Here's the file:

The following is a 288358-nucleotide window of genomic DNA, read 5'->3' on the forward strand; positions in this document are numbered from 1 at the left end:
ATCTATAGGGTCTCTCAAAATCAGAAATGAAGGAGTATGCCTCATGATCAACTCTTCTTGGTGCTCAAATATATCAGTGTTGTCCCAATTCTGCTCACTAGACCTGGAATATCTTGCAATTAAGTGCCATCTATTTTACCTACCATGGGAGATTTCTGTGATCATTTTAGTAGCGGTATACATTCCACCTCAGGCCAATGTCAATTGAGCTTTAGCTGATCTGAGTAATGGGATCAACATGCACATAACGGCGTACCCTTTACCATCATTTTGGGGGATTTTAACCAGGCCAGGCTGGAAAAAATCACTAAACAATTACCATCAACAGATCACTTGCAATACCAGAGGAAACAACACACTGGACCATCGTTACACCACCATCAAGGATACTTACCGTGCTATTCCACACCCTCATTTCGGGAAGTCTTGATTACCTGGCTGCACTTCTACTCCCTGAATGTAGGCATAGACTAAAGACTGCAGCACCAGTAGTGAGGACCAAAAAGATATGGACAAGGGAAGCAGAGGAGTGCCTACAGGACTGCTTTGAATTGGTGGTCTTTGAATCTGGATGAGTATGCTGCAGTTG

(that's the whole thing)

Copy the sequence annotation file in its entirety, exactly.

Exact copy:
The following is a 288358-nucleotide window of genomic DNA, read 5'->3' on the forward strand; positions in this document are numbered from 1 at the left end:
ATCTATAGGGTCTCTCAAAATCAGAAATGAAGGAGTATGCCTCATGATCAACTCTTCTTGGTGCTCAAATATATCAGTGTTGTCCCAATTCTGCTCACTAGACCTGGAATATCTTGCAATTAAGTGCCATCTATTTTACCTACCATGGGAGATTTCTGTGATCATTTTAGTAGCGGTATACATTCCACCTCAGGCCAATGTCAATTGAGCTTTAGCTGATCTGAGTAATGGGATCAACATGCACATAACGGCGTACCCTTTACCATCATTTTGGGGGATTTTAACCAGGCCAGGCTGGAAAAAATCACTAAACAATTACCATCAACAGATCACTTGCAATACCAGAGGAAACAACACACTGGACCATCGTTACACCACCATCAAGGATACTTACCGTGCTATTCCACACCCTCATTTCGGGAAGTCTTGATTACCTGGCTGCACTTCTACTCCCTGAATGTAGGCATAGACTAAAGACTGCAGCACCAGTAGTGAGGACCAAAAAGATATGGACAAGGGAAGCAGAGGAGTGCCTACAGGACTGCTTTGAATTGGTGGTCTTTGAATCTGGATGAGTATGCTGCAGTTG